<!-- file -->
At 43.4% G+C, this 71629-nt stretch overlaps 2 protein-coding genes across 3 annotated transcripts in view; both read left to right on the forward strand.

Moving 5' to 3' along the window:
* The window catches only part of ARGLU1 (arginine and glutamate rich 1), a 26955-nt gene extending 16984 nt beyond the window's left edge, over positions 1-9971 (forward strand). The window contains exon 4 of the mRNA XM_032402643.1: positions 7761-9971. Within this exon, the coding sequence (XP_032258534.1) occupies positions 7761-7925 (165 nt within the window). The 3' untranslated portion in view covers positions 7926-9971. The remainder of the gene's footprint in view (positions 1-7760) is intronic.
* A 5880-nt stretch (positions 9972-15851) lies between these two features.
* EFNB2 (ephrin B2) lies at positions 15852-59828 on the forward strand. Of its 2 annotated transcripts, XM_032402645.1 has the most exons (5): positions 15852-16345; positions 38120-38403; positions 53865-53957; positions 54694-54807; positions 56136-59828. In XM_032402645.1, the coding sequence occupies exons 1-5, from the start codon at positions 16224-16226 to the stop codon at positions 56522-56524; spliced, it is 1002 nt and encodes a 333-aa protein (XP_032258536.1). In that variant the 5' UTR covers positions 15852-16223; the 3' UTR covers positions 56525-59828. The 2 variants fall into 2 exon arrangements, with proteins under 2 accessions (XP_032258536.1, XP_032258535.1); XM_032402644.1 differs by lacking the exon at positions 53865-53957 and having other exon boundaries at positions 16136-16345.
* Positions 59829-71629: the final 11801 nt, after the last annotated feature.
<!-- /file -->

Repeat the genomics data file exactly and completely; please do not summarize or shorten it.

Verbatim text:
At 43.4% G+C, this 71629-nt stretch overlaps 2 protein-coding genes across 3 annotated transcripts in view; both read left to right on the forward strand.

Moving 5' to 3' along the window:
* The window catches only part of ARGLU1 (arginine and glutamate rich 1), a 26955-nt gene extending 16984 nt beyond the window's left edge, over positions 1-9971 (forward strand). The window contains exon 4 of the mRNA XM_032402643.1: positions 7761-9971. Within this exon, the coding sequence (XP_032258534.1) occupies positions 7761-7925 (165 nt within the window). The 3' untranslated portion in view covers positions 7926-9971. The remainder of the gene's footprint in view (positions 1-7760) is intronic.
* A 5880-nt stretch (positions 9972-15851) lies between these two features.
* EFNB2 (ephrin B2) lies at positions 15852-59828 on the forward strand. Of its 2 annotated transcripts, XM_032402645.1 has the most exons (5): positions 15852-16345; positions 38120-38403; positions 53865-53957; positions 54694-54807; positions 56136-59828. In XM_032402645.1, the coding sequence occupies exons 1-5, from the start codon at positions 16224-16226 to the stop codon at positions 56522-56524; spliced, it is 1002 nt and encodes a 333-aa protein (XP_032258536.1). In that variant the 5' UTR covers positions 15852-16223; the 3' UTR covers positions 56525-59828. The 2 variants fall into 2 exon arrangements, with proteins under 2 accessions (XP_032258536.1, XP_032258535.1); XM_032402644.1 differs by lacking the exon at positions 53865-53957 and having other exon boundaries at positions 16136-16345.
* Positions 59829-71629: the final 11801 nt, after the last annotated feature.